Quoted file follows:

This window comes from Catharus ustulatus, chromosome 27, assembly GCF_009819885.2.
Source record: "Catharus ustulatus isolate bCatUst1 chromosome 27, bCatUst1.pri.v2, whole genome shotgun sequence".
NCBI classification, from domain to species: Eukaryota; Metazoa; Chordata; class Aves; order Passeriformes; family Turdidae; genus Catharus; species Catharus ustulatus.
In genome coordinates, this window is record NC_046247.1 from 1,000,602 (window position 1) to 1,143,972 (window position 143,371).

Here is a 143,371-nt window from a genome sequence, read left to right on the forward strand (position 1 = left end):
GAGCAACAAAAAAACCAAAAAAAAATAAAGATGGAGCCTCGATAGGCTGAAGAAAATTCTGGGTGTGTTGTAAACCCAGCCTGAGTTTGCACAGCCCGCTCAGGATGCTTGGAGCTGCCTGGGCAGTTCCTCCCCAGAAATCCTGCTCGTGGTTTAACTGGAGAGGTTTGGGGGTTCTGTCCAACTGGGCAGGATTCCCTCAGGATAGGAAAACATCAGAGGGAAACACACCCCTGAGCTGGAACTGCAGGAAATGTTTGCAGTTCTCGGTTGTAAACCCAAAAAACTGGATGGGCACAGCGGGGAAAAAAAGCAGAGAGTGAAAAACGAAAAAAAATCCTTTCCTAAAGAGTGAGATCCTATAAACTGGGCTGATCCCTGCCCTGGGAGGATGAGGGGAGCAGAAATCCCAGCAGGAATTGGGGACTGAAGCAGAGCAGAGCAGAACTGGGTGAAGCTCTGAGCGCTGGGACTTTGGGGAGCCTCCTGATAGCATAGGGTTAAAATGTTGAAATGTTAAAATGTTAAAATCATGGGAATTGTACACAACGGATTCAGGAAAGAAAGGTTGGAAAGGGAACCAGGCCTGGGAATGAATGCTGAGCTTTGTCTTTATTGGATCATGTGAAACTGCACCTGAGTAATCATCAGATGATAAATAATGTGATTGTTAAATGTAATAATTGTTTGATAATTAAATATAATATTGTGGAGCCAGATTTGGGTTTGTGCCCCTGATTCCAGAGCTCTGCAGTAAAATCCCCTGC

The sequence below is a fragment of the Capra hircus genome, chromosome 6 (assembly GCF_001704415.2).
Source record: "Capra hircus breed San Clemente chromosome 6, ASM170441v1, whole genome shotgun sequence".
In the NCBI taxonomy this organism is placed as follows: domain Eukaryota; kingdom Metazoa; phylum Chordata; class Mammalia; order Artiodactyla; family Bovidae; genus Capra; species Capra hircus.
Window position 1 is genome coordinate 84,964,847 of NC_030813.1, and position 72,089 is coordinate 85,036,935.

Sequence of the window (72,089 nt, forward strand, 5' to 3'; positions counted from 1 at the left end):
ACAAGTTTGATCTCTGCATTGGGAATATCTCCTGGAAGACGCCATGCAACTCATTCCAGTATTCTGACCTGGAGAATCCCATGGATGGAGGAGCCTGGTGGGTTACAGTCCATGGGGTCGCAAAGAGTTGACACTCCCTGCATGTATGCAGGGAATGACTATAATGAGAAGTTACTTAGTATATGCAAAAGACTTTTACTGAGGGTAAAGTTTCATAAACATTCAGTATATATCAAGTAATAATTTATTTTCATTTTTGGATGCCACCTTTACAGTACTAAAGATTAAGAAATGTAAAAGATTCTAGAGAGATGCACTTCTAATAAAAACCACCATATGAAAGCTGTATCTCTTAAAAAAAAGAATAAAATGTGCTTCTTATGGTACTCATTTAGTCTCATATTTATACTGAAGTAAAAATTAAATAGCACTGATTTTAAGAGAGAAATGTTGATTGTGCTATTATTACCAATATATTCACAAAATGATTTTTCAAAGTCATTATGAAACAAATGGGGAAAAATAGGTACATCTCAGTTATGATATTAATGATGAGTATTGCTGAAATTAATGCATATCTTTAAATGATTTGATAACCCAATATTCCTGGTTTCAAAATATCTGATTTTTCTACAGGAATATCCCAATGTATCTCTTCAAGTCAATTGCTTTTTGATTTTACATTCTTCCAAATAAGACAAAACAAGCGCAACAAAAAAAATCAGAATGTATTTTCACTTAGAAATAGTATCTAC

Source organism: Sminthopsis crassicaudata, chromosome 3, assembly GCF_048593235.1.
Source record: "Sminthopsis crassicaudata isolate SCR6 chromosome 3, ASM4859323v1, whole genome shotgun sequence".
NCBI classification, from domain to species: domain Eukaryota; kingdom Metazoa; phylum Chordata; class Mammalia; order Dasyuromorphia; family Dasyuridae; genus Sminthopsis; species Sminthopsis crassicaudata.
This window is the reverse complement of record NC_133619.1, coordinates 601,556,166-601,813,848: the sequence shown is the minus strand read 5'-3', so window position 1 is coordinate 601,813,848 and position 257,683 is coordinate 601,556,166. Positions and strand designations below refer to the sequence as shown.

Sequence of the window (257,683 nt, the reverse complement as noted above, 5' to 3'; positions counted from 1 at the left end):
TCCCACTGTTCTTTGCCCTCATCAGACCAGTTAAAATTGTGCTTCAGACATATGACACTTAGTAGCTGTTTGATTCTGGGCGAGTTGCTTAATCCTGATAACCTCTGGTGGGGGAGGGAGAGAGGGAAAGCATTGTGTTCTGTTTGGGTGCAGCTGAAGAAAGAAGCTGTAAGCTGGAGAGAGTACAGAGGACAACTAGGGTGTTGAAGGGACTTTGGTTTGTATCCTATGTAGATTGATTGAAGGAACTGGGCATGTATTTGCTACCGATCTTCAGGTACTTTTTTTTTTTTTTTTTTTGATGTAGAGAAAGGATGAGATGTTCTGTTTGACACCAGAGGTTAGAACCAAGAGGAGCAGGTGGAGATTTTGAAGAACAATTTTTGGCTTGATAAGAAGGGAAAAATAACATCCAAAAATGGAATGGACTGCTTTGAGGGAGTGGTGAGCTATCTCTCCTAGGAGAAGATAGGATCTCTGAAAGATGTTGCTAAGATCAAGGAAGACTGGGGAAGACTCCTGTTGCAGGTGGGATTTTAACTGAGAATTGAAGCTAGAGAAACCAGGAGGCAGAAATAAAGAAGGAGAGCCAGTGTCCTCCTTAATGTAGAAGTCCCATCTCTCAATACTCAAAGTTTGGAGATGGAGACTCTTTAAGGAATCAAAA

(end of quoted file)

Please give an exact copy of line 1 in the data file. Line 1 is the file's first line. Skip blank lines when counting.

This window comes from Catharus ustulatus, chromosome 27, assembly GCF_009819885.2.